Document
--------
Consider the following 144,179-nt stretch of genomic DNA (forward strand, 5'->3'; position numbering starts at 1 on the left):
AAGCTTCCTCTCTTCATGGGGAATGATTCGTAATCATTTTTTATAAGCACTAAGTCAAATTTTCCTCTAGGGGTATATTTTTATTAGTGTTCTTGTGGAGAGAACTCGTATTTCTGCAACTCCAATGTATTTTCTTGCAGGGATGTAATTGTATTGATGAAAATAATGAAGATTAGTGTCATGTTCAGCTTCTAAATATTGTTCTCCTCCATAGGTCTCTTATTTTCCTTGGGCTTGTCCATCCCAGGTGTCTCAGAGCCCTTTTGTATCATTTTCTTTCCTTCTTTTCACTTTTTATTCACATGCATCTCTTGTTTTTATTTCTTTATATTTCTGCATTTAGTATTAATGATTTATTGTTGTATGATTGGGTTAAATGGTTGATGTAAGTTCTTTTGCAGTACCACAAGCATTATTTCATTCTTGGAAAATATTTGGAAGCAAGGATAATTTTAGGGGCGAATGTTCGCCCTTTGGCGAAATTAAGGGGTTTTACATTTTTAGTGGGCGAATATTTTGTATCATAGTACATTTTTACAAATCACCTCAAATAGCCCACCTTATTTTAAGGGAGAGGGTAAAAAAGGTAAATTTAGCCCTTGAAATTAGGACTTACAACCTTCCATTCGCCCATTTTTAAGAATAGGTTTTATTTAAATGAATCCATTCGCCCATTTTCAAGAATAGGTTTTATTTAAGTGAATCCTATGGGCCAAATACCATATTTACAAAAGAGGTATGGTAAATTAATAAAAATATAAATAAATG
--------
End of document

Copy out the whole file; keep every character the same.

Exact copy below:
Consider the following 144,179-nt stretch of genomic DNA (forward strand, 5'->3'; position numbering starts at 1 on the left):
AAGCTTCCTCTCTTCATGGGGAATGATTCGTAATCATTTTTTATAAGCACTAAGTCAAATTTTCCTCTAGGGGTATATTTTTATTAGTGTTCTTGTGGAGAGAACTCGTATTTCTGCAACTCCAATGTATTTTCTTGCAGGGATGTAATTGTATTGATGAAAATAATGAAGATTAGTGTCATGTTCAGCTTCTAAATATTGTTCTCCTCCATAGGTCTCTTATTTTCCTTGGGCTTGTCCATCCCAGGTGTCTCAGAGCCCTTTTGTATCATTTTCTTTCCTTCTTTTCACTTTTTATTCACATGCATCTCTTGTTTTTATTTCTTTATATTTCTGCATTTAGTATTAATGATTTATTGTTGTATGATTGGGTTAAATGGTTGATGTAAGTTCTTTTGCAGTACCACAAGCATTATTTCATTCTTGGAAAATATTTGGAAGCAAGGATAATTTTAGGGGCGAATGTTCGCCCTTTGGCGAAATTAAGGGGTTTTACATTTTTAGTGGGCGAATATTTTGTATCATAGTACATTTTTACAAATCACCTCAAATAGCCCACCTTATTTTAAGGGAGAGGGTAAAAAAGGTAAATTTAGCCCTTGAAATTAGGACTTACAACCTTCCATTCGCCCATTTTTAAGAATAGGTTTTATTTAAATGAATCCATTCGCCCATTTTCAAGAATAGGTTTTATTTAAGTGAATCCTATGGGCCAAATACCATATTTACAAAAGAGGTATGGTAAATTAATAAAAATATAAATAAATG